TIFF Review: Blue is the Warmest Color
As this year’s Palme d’Or winner at Cannes, Abdellatif Kechiche’s Blue is the Warmest Color came into TIFF riding a wave of critical buzz. Fortunately the film, though flawed at times, does not disappoint. Abdellatif Kechiche presents a patient observation of the complexities that come with falling in love for the first time. He skillfully conveys this through the lengthy relationship between a teenage girl, Adèle (Adèle Exarchopoulos), and an older forth year fine arts student, Emma (Léa Seydoux). Taking place over the course of several years, it is as much a coming-of-age tale as it is a love story.
Blue is the Warmest Color’s most intriguing moments occur in the first half of the film as Adèle, like most teenagers, is learning how to deal with both her peers and her budding sexuality. It is an awkward phase that follows Adèle into adulthood as well. What makes this section, and the rest of the film for that matter, so captivating is the way Adèle misguidedly navigates through life. She is ruled by her emotions, yet never seems to feel completely at home with them. Even when she is with Emma, and passionately in love, she still keeps that side of her life away from her family and co-workers. However, it is her overall awkwardness and aspirations that make her an extremely relatable character.
Part of this is due to how much emphasis Kechiche places on the role that observation plays in love and life. Almost as if a supporting character itself, the camera ensures that every glare, subtle parting of the lips, or quick glance is captured on screen. There is so much emotion expressed in the film simply through the way Kechiche focuses on how the characters observe each other. Their eyes convey everything from innocence to lust to suspicion. It is often the unsaid moments in the film that really resonate.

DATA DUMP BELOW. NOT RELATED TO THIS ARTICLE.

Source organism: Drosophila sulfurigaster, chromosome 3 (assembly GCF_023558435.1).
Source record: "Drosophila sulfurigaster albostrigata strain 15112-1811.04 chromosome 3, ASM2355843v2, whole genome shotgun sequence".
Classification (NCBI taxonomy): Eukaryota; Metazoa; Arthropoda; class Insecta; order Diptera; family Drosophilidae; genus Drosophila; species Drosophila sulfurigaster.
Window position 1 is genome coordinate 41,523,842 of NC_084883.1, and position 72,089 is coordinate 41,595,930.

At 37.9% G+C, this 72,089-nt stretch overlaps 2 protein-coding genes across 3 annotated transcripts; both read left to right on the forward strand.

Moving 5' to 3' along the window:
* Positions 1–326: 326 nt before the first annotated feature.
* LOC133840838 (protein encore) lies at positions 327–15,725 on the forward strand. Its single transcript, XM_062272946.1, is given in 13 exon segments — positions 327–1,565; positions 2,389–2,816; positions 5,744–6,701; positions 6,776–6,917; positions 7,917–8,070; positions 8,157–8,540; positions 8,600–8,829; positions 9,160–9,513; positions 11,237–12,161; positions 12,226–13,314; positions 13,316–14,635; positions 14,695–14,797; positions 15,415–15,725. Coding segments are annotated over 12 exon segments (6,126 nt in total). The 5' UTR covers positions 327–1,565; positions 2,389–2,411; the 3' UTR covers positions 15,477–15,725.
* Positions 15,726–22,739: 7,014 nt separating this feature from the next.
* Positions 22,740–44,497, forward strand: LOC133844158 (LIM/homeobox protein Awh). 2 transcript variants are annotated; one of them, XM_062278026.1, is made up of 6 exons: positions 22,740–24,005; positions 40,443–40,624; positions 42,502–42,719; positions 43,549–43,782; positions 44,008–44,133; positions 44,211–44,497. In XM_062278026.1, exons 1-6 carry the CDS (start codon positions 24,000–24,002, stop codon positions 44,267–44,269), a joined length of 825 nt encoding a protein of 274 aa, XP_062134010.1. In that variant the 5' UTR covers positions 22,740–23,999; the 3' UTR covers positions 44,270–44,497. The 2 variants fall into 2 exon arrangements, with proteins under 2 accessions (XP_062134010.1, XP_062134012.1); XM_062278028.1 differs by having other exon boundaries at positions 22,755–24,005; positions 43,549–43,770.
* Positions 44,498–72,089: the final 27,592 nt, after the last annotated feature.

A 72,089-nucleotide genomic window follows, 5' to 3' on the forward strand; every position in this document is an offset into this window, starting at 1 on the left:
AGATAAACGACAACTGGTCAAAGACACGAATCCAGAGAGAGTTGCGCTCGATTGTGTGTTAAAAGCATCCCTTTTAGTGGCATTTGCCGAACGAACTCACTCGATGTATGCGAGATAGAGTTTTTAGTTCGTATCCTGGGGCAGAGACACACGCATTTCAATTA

Of course Kechiche could not achieve this if it was not for the outstanding performances by Exarchopoulos and Seydoux. Both women provide great depth and truth to their characters. They remain captivating over the various years, which Kechiche subtly jumps through, that the film charts their relationship. This is especially important when you factor in the film’s running time, a lengthy three hours. Two and a half hours would have been more than enough.
It is a shame that the stellar performances have been, and will probably continue to be, overshadowed by all the talk of the explicit sex in film. Sure the scenes may shock one or two people, but they are never exploitive. They merely feel like natural extensions of Adèle and Emma’s relationship. Even if you factor out those scenes, Blue is the Warmest Color remains a wonderfully honest and captivating love story.